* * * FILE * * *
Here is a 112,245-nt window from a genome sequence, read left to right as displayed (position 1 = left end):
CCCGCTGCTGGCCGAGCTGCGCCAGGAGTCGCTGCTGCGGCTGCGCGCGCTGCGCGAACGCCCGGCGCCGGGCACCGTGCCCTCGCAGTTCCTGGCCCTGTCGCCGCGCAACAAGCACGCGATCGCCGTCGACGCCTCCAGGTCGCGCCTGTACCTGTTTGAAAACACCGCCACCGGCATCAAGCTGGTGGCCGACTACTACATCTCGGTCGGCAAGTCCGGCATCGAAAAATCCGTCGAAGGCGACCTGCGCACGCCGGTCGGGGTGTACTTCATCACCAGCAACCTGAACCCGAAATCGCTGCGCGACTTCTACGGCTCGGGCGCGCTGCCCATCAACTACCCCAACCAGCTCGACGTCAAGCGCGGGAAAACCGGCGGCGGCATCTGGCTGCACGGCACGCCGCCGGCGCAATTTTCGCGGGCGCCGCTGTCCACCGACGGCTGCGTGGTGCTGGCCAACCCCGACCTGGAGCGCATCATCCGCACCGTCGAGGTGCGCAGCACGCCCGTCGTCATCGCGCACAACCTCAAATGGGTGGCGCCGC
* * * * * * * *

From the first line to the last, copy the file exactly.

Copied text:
Here is a 112,245-nt window from a genome sequence, read left to right as displayed (position 1 = left end):
CCCGCTGCTGGCCGAGCTGCGCCAGGAGTCGCTGCTGCGGCTGCGCGCGCTGCGCGAACGCCCGGCGCCGGGCACCGTGCCCTCGCAGTTCCTGGCCCTGTCGCCGCGCAACAAGCACGCGATCGCCGTCGACGCCTCCAGGTCGCGCCTGTACCTGTTTGAAAACACCGCCACCGGCATCAAGCTGGTGGCCGACTACTACATCTCGGTCGGCAAGTCCGGCATCGAAAAATCCGTCGAAGGCGACCTGCGCACGCCGGTCGGGGTGTACTTCATCACCAGCAACCTGAACCCGAAATCGCTGCGCGACTTCTACGGCTCGGGCGCGCTGCCCATCAACTACCCCAACCAGCTCGACGTCAAGCGCGGGAAAACCGGCGGCGGCATCTGGCTGCACGGCACGCCGCCGGCGCAATTTTCGCGGGCGCCGCTGTCCACCGACGGCTGCGTGGTGCTGGCCAACCCCGACCTGGAGCGCATCATCCGCACCGTCGAGGTGCGCAGCACGCCCGTCGTCATCGCGCACAACCTCAAATGGGTGGCGCCGC